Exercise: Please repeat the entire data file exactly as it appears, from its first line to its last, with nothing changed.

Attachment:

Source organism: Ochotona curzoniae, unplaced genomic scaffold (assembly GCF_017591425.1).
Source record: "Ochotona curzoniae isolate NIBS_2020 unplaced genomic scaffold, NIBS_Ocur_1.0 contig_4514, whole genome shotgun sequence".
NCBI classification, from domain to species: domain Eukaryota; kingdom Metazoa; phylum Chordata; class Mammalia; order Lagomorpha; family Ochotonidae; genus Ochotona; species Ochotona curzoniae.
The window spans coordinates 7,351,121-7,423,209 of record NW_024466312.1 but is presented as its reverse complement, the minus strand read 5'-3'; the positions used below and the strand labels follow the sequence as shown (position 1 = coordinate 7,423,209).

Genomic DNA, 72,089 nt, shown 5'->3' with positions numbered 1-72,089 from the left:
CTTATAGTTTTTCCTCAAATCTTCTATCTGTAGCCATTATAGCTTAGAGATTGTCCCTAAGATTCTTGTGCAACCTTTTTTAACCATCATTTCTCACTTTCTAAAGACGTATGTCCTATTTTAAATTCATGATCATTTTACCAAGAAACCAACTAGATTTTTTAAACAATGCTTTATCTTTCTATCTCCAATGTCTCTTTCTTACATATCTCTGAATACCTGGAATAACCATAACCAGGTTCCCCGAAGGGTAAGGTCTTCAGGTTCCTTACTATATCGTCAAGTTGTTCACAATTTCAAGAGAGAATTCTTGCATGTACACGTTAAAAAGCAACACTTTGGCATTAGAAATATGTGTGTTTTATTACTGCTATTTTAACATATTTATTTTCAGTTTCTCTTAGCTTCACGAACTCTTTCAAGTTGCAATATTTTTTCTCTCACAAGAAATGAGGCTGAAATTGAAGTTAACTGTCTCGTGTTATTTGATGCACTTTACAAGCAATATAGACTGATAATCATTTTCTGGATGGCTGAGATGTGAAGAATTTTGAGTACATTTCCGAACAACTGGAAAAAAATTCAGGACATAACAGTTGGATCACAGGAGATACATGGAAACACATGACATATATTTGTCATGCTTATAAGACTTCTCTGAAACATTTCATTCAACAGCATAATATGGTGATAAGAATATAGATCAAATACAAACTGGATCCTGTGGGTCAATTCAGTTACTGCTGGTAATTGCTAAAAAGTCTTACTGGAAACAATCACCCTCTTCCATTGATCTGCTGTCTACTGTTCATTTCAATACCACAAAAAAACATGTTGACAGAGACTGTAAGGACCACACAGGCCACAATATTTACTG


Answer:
Source organism: Ochotona curzoniae, unplaced genomic scaffold (assembly GCF_017591425.1).
Source record: "Ochotona curzoniae isolate NIBS_2020 unplaced genomic scaffold, NIBS_Ocur_1.0 contig_4514, whole genome shotgun sequence".
NCBI classification, from domain to species: domain Eukaryota; kingdom Metazoa; phylum Chordata; class Mammalia; order Lagomorpha; family Ochotonidae; genus Ochotona; species Ochotona curzoniae.
The window spans coordinates 7,351,121-7,423,209 of record NW_024466312.1 but is presented as its reverse complement, the minus strand read 5'-3'; the positions used below and the strand labels follow the sequence as shown (position 1 = coordinate 7,423,209).

Genomic DNA, 72,089 nt, shown 5'->3' with positions numbered 1-72,089 from the left:
CTTATAGTTTTTCCTCAAATCTTCTATCTGTAGCCATTATAGCTTAGAGATTGTCCCTAAGATTCTTGTGCAACCTTTTTTAACCATCATTTCTCACTTTCTAAAGACGTATGTCCTATTTTAAATTCATGATCATTTTACCAAGAAACCAACTAGATTTTTTAAACAATGCTTTATCTTTCTATCTCCAATGTCTCTTTCTTACATATCTCTGAATACCTGGAATAACCATAACCAGGTTCCCCGAAGGGTAAGGTCTTCAGGTTCCTTACTATATCGTCAAGTTGTTCACAATTTCAAGAGAGAATTCTTGCATGTACACGTTAAAAAGCAACACTTTGGCATTAGAAATATGTGTGTTTTATTACTGCTATTTTAACATATTTATTTTCAGTTTCTCTTAGCTTCACGAACTCTTTCAAGTTGCAATATTTTTTCTCTCACAAGAAATGAGGCTGAAATTGAAGTTAACTGTCTCGTGTTATTTGATGCACTTTACAAGCAATATAGACTGATAATCATTTTCTGGATGGCTGAGATGTGAAGAATTTTGAGTACATTTCCGAACAACTGGAAAAAAATTCAGGACATAACAGTTGGATCACAGGAGATACATGGAAACACATGACATATATTTGTCATGCTTATAAGACTTCTCTGAAACATTTCATTCAACAGCATAATATGGTGATAAGAATATAGATCAAATACAAACTGGATCCTGTGGGTCAATTCAGTTACTGCTGGTAATTGCTAAAAAGTCTTACTGGAAACAATCACCCTCTTCCATTGATCTGCTGTCTACTGTTCATTTCAATACCACAAAAAAACATGTTGACAGAGACTGTAAGGACCACACAGGCCACAATATTTACTG